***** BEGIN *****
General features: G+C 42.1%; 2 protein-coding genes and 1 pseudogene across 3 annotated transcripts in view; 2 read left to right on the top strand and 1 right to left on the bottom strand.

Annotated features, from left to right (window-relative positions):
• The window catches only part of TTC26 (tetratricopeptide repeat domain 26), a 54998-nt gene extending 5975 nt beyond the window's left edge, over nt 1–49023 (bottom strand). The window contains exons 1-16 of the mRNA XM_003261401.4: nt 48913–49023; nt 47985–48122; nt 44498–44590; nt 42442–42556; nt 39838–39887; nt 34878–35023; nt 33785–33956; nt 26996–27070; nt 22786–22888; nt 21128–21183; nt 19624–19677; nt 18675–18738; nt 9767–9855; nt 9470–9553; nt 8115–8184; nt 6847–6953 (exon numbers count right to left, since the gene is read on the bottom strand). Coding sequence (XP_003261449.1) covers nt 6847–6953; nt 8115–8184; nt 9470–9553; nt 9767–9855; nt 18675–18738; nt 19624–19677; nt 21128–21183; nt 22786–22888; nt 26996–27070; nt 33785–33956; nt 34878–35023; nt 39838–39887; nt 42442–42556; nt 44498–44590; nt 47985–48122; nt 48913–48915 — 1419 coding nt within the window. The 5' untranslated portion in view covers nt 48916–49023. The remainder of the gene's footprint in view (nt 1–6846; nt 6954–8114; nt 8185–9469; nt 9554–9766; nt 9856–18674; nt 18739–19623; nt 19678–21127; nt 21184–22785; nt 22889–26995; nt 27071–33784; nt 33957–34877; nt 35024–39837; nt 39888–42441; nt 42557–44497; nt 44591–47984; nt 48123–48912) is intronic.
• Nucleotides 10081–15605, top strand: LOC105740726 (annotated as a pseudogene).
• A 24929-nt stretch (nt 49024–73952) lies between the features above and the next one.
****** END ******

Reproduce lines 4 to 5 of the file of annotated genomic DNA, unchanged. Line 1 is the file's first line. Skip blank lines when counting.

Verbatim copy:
• Nucleotides 10081–15605, top strand: LOC105740726 (annotated as a pseudogene).
• A 24929-nt stretch (nt 49024–73952) lies between the features above and the next one.